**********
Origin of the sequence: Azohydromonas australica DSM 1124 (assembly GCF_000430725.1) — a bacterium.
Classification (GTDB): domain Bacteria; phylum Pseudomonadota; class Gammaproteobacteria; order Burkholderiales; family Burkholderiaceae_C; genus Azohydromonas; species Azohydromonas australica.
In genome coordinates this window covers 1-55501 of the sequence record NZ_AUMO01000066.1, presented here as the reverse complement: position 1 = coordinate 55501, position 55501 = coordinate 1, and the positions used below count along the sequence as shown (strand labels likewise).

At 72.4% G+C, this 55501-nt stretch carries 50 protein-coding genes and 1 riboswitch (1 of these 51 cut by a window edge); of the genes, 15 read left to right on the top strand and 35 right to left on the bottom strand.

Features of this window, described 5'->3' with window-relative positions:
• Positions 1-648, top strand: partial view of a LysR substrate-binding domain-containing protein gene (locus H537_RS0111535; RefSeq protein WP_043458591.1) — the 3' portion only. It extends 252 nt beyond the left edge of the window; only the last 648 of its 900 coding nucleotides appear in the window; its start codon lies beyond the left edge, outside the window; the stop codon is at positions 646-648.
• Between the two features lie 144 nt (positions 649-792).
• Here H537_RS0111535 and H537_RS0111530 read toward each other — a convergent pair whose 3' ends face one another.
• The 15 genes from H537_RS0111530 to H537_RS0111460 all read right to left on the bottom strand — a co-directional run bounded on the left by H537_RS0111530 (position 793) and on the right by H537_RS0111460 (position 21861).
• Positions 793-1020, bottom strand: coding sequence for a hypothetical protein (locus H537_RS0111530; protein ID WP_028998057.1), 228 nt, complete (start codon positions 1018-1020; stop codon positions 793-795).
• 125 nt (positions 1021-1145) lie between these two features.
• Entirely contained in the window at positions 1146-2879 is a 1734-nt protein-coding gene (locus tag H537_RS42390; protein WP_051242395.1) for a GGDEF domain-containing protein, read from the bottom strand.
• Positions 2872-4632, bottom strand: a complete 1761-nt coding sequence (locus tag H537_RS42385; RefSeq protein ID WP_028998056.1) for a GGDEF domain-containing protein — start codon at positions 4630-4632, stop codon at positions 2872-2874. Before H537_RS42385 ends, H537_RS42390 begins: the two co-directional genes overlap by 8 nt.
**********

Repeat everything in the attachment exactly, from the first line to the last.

Origin of the sequence: Azohydromonas australica DSM 1124 (assembly GCF_000430725.1) — a bacterium.
Classification (GTDB): domain Bacteria; phylum Pseudomonadota; class Gammaproteobacteria; order Burkholderiales; family Burkholderiaceae_C; genus Azohydromonas; species Azohydromonas australica.
In genome coordinates this window covers 1-55501 of the sequence record NZ_AUMO01000066.1, presented here as the reverse complement: position 1 = coordinate 55501, position 55501 = coordinate 1, and the positions used below count along the sequence as shown (strand labels likewise).

At 72.4% G+C, this 55501-nt stretch carries 50 protein-coding genes and 1 riboswitch (1 of these 51 cut by a window edge); of the genes, 15 read left to right on the top strand and 35 right to left on the bottom strand.

Features of this window, described 5'->3' with window-relative positions:
• Positions 1-648, top strand: partial view of a LysR substrate-binding domain-containing protein gene (locus H537_RS0111535; RefSeq protein WP_043458591.1) — the 3' portion only. It extends 252 nt beyond the left edge of the window; only the last 648 of its 900 coding nucleotides appear in the window; its start codon lies beyond the left edge, outside the window; the stop codon is at positions 646-648.
• Between the two features lie 144 nt (positions 649-792).
• Here H537_RS0111535 and H537_RS0111530 read toward each other — a convergent pair whose 3' ends face one another.
• The 15 genes from H537_RS0111530 to H537_RS0111460 all read right to left on the bottom strand — a co-directional run bounded on the left by H537_RS0111530 (position 793) and on the right by H537_RS0111460 (position 21861).
• Positions 793-1020, bottom strand: coding sequence for a hypothetical protein (locus H537_RS0111530; protein ID WP_028998057.1), 228 nt, complete (start codon positions 1018-1020; stop codon positions 793-795).
• 125 nt (positions 1021-1145) lie between these two features.
• Entirely contained in the window at positions 1146-2879 is a 1734-nt protein-coding gene (locus tag H537_RS42390; protein WP_051242395.1) for a GGDEF domain-containing protein, read from the bottom strand.
• Positions 2872-4632, bottom strand: a complete 1761-nt coding sequence (locus tag H537_RS42385; RefSeq protein ID WP_028998056.1) for a GGDEF domain-containing protein — start codon at positions 4630-4632, stop codon at positions 2872-2874. Before H537_RS42385 ends, H537_RS42390 begins: the two co-directional genes overlap by 8 nt.